This week we wrote a story about council planning to meet with B.C.’s Ministry of Health to discuss what seems to be a growing concern in our community – mental health and addiction issues.
According to the Burns Lake RCMP, the number of calls that the detachment receives related to mental health occurrences has been increasing since January 2016. But other indicators also seem to have worsen in recent years.
According to the Human Early Learning Partnership’s EDI data, Burns Lake seems to be going backwards when it comes to children’s vulnerability. While children’s physical, social and emotional vulnerability decreased between 2009 and 2011, these three indicators increased between 2013 and 2016.
Some people in our community believe this may be connected to the fact that our once thriving college, which used to offer a successful hub model of service for family programs, had 323 full-time equivalent (FTE) students and 124 staff just three years ago; in 2016/17, the local campus was down to 49 FTE students and 22 staff.
During a council meeting earlier this summer, members of a group that’s been trying to bring a new college campus to Burns Lake questioned how the College of New Caledonia’s (CNC) decline might be affecting our community, and where Burns Lake will be in the long run if this issue is not addressed.
After being on the fence about this issue for a long time, council recently decided to invite the CNC administration to a council meeting to find out what the college is doing to address the declining number of students.
It’s important to point out that the Burns Lake area does have programs available for the most vulnerable in our community – from counselling to addiction services. However, finding information about these programs is not the easiest task. I – the town’s reporter – have had difficulty myself listing and understanding what programs are offered, so I wonder how a person without investigative skills and in need of immediate help would find the resources that they need.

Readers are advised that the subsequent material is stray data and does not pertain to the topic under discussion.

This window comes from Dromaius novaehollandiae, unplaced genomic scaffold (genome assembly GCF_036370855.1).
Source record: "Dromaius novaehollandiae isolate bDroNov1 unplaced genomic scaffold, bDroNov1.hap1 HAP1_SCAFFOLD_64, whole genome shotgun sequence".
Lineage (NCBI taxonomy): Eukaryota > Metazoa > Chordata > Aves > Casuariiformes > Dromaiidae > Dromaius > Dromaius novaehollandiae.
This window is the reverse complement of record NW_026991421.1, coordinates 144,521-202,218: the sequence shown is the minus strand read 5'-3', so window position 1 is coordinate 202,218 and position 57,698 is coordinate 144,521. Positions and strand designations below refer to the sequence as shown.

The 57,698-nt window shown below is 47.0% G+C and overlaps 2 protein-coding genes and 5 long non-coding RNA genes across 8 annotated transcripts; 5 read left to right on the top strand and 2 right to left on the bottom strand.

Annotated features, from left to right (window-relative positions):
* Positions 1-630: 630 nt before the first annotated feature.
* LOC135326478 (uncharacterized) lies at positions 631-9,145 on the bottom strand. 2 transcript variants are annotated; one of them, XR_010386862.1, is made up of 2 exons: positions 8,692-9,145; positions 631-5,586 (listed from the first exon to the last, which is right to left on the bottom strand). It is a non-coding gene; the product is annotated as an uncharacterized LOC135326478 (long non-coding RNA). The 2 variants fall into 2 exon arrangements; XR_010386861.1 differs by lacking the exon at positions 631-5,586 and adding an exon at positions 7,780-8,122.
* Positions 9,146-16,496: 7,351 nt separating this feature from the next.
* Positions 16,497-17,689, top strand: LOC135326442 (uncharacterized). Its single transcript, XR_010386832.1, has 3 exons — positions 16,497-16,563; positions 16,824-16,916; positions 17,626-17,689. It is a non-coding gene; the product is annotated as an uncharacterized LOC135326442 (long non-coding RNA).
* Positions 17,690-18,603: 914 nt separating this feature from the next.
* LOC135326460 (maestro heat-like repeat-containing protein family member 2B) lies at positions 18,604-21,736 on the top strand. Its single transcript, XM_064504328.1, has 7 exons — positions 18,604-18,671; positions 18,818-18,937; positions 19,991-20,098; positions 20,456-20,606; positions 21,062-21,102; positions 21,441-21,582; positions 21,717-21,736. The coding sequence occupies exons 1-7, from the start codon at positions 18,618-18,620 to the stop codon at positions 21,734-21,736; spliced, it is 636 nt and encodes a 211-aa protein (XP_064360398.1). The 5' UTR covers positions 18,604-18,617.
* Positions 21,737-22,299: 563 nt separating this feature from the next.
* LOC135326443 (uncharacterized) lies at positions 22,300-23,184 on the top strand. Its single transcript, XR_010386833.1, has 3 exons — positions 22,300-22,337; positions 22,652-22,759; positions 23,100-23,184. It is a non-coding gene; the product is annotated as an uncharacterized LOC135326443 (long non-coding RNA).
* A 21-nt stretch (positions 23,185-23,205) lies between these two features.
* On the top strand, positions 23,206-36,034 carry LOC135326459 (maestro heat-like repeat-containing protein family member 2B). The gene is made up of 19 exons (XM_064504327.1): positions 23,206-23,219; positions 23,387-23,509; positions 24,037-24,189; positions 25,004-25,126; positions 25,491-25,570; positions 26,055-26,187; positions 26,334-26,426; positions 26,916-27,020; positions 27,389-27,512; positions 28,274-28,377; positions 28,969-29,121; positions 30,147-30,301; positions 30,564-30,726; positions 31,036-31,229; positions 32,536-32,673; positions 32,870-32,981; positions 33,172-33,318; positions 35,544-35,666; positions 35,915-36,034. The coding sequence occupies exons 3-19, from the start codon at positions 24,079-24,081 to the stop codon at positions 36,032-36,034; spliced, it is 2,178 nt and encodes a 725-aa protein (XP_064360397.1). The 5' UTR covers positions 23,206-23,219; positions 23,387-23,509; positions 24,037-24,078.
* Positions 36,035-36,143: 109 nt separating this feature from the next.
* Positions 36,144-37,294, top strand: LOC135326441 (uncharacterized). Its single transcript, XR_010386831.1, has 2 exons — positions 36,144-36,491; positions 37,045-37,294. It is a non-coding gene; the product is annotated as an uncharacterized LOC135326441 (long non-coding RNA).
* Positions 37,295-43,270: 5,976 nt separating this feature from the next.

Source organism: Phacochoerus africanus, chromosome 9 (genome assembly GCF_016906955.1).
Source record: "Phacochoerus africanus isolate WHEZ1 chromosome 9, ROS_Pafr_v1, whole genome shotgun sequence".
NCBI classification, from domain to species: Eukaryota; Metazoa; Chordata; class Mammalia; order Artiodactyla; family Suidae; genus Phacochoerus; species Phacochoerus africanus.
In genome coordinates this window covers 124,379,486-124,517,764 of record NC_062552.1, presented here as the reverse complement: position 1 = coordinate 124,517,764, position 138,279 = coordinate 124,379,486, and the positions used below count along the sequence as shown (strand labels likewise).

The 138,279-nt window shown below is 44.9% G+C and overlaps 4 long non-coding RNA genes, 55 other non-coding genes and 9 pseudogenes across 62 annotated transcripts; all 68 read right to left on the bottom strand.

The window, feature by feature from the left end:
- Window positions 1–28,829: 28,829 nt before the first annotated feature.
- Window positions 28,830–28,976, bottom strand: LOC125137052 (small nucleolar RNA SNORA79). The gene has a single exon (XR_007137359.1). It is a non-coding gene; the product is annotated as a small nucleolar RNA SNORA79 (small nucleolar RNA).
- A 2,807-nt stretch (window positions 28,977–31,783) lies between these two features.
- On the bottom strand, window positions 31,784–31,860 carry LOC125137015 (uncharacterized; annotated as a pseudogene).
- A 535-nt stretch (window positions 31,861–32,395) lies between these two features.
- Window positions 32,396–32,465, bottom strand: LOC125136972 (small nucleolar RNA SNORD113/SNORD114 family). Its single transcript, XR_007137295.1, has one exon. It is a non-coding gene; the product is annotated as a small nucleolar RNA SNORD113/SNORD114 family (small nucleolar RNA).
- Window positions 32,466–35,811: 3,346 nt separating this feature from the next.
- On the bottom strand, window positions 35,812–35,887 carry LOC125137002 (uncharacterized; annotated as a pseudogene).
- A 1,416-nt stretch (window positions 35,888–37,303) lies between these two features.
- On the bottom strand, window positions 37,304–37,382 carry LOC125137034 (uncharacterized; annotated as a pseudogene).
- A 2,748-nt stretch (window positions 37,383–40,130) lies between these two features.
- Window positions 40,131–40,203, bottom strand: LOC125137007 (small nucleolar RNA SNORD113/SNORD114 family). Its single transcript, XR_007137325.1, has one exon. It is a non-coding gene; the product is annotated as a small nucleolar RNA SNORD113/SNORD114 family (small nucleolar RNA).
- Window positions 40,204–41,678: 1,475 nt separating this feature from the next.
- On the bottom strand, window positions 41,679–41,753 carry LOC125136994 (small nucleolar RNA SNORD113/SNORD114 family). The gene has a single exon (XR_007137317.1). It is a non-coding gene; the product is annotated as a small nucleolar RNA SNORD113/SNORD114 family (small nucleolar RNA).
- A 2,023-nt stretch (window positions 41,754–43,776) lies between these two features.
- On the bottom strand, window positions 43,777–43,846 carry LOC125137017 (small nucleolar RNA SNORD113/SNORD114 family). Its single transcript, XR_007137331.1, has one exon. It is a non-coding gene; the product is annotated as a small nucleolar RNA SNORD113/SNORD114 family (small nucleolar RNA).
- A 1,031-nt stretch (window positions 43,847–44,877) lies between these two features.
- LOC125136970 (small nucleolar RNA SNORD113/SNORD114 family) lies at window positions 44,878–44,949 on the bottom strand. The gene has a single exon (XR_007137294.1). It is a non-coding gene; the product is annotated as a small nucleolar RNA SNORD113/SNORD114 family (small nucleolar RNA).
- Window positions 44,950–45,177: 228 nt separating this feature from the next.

Other initiatives to protect the most vulnerable in Burns Lake have been attempted, but didn’t seem to go anywhere.
Skeena-Bulkley Valley MP Nathan Cullen held a meeting in Burns Lake last summer to discuss the need for a homeless shelter for men in the Burns Lake area. However, several months after this meeting, no action had been taken to move this project forward. Lakes District News attempted to contact Cullen several times to ask why this project had not moved forward, but he did not provide a response.
With a local college that seems to be prioritizing distance learning, children’s vulnerability increasing in our area, local services that are not easy to find and projects that do not move forward, did council wait until too long to start taking action?